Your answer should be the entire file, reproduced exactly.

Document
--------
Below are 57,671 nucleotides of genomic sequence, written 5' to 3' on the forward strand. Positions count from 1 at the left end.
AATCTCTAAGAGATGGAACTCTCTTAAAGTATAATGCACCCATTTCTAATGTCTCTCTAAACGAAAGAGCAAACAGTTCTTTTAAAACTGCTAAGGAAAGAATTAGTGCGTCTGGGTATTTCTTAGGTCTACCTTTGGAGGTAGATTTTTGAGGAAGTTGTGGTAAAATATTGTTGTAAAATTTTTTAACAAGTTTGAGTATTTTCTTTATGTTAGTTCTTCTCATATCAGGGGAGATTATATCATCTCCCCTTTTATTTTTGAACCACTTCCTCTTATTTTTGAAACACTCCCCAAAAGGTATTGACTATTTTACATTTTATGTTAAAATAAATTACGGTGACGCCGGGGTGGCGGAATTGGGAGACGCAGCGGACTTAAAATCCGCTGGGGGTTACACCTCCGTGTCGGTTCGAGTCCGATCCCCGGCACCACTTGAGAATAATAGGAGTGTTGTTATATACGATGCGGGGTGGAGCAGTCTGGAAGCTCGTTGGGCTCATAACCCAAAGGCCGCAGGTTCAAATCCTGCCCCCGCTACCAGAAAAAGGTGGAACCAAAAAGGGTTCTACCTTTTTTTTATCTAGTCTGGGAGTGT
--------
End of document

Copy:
Below are 57,671 nucleotides of genomic sequence, written 5' to 3' on the forward strand. Positions count from 1 at the left end.
AATCTCTAAGAGATGGAACTCTCTTAAAGTATAATGCACCCATTTCTAATGTCTCTCTAAACGAAAGAGCAAACAGTTCTTTTAAAACTGCTAAGGAAAGAATTAGTGCGTCTGGGTATTTCTTAGGTCTACCTTTGGAGGTAGATTTTTGAGGAAGTTGTGGTAAAATATTGTTGTAAAATTTTTTAACAAGTTTGAGTATTTTCTTTATGTTAGTTCTTCTCATATCAGGGGAGATTATATCATCTCCCCTTTTATTTTTGAACCACTTCCTCTTATTTTTGAAACACTCCCCAAAAGGTATTGACTATTTTACATTTTATGTTAAAATAAATTACGGTGACGCCGGGGTGGCGGAATTGGGAGACGCAGCGGACTTAAAATCCGCTGGGGGTTACACCTCCGTGTCGGTTCGAGTCCGATCCCCGGCACCACTTGAGAATAATAGGAGTGTTGTTATATACGATGCGGGGTGGAGCAGTCTGGAAGCTCGTTGGGCTCATAACCCAAAGGCCGCAGGTTCAAATCCTGCCCCCGCTACCAGAAAAAGGTGGAACCAAAAAGGGTTCTACCTTTTTTTTATCTAGTCTGGGAGTGT